Don’t Believe Everything You Read.

Don’t believe everything you read. A recent article entitled “Every body’s talking:  Nonverbal cues can send powerful messages”, posted on October 31st in Inform, North Dakota’s news website, cited numerous fallacies of detecting deception and body language.

The article featured Gabriel Grayson, who was introduced as a body language expert and sign language practitioner. Grayson’s immense contribution to the world of sign language is unarguable.  He founded the Department of Sign Language at the New School University in New York City and became the principal sign-language interpreter for the New York City judicial system.  He also has been mentioned in a New York Times article for his contribution of interpreting and signing in courts of law.

However, in this article, many of the points he purports about detecting deception and body language are not grounded in science.   As we know, verbal language can be vastly different from body language, which is illustrated through Dr. Matsumoto’s (and others’) research on microexpressions and body language, which often contradict each other.

This article is a good example of how individuals should look up information to support the claims of others.  Perhaps, many of the things Grayson talks about in this article come from his book “How to Read a Person Like a Book”, involving two early experts on body language Henry Calero and Gerard Nierenberg.  However, this book was written 40 years ago.  Since then, many popular beliefs about detecting deception have been scientifically debunked.

Grayson claims that gender plays a role in nonverbal expression.  He suggests women tend to be better at interpreting subtle unspoken cues, such as behaviors that might suggest lying.  In general, they are not raised to mask emotions like many boys are, so they are more emotionally expressive.  This may seem more like an opinion than a fact, as Grayson does not provide any research articles published in peer reviewed journals that support this claim.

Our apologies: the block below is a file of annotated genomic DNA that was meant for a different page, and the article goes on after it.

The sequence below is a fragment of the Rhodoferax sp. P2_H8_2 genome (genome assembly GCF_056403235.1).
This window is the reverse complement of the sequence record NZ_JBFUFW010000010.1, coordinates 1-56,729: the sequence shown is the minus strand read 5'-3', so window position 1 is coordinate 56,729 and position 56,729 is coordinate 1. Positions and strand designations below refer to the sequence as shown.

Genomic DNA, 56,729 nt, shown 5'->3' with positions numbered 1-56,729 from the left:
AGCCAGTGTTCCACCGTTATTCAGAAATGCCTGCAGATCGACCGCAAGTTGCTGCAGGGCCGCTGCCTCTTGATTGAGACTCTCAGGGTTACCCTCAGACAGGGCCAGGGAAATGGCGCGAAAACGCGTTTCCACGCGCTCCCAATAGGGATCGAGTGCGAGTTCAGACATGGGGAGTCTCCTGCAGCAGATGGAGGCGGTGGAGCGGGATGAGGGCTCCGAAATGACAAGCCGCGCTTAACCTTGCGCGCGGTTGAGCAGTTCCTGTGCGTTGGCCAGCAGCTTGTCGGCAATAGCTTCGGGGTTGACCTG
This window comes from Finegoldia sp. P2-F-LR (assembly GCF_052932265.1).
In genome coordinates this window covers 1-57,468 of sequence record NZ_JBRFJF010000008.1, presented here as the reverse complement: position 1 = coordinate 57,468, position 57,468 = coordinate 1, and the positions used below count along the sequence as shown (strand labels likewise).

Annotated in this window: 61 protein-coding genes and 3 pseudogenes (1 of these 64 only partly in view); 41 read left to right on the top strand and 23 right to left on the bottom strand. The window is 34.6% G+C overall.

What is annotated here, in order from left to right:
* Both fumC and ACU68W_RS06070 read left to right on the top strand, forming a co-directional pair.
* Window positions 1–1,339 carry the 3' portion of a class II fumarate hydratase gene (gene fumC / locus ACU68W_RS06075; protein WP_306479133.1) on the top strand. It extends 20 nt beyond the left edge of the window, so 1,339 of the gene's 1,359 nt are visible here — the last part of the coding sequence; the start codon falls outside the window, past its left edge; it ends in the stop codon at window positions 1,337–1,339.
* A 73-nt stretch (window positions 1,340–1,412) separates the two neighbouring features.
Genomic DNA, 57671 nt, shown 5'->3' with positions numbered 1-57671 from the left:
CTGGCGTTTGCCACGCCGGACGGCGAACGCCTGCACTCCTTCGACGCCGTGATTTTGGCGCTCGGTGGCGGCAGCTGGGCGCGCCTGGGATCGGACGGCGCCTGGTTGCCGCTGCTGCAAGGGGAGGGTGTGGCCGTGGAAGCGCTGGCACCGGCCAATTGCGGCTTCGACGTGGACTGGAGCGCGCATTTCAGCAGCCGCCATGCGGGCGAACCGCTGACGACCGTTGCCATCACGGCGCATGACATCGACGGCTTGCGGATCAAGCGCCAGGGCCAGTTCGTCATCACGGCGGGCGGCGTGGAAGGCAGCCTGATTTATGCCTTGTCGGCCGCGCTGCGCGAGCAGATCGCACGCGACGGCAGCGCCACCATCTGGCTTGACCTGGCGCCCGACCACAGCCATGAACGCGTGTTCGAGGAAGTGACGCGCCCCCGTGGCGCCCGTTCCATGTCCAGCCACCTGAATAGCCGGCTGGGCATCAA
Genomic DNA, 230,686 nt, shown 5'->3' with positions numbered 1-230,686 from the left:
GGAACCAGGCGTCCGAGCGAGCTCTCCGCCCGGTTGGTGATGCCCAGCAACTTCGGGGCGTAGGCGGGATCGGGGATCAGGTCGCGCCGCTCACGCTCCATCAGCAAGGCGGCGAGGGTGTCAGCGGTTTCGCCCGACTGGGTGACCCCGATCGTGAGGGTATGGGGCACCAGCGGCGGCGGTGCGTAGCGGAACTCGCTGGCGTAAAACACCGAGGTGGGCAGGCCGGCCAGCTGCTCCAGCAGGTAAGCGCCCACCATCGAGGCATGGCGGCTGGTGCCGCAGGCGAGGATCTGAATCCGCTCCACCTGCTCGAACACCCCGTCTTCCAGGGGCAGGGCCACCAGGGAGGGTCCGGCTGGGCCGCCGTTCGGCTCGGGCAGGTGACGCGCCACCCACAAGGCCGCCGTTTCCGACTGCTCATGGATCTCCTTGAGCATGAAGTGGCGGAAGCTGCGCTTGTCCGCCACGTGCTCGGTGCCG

Grayson later goes on to purport that people scratch their nose when they are expressing doubt or trying to hide something.  Years of proven scientific research states that this is simply not true.  His supporting evidence for this claim is that the former president Bill Clinton touched his nose 26 times during the interview in which he claimed, “I did not have sexual relations with that woman.”

The cues to deception have been proven to exist, but in multiple channels. Remember, there is no pinnochio effect- not one behavior that can definitively state whether someone is lying or being truthful. Just because Bill Clinton touched his nose when lying, doesn’t mean everyone who touches their nose is lying.  This is a huge misconception that has been refuted by experts in the field of body language and detecting deception.

Grayson’s analysis on smiles seems accurate in that there are different types of smiles and some are more sincere while others are just a way to maintain a pro social relationship with the people around you.  He notes that a sincere smile involves the eyes, which is also supported in Dr. Matsumoto’s description of the facial expression for happiness.  a true smile activates the muscles around the eyes and is called a Duchenne Smile. Grayson does make a verifiably great point about body language in general.  He warns about oversimplifying the complex language of the body.  Body language experts learn to look for a cluster of behaviors rather than one particular gesture.

Did you have a chance to read the article? What do you think?

2 responses to “Don’t Believe Everything You Read.”

  1. user125 says:

    I thought that one’s nose get itchy when he/she is lying (uncomfortable) because of a rush of blood to the nose. For me, I agree that no one indicator can be the basis for a lie but I am curious as to why a person would touch his nose repeatedly.

  2. Great analysis! That is one thing I find very frustrating. I had a comment exchange with another individual a couple of weeks ago. I suggested that we need a ‘standard’ around who is or isn’t an expert with body language (certification, education) etc., as there is no standard. They said, they doubt there ever could be and they are probably correct. As such I suspect mis-truths and non-scientific claims will always be present.

    I do find it interesting that you have stated that ‘some of’ what he said in the article is simply not backed up by science. Do you only use scientifically backed behaviors ever? I ask because as much as we can have research into what is and what is not effective, there is still the element of “something doesn’t feel right”.
    -mike

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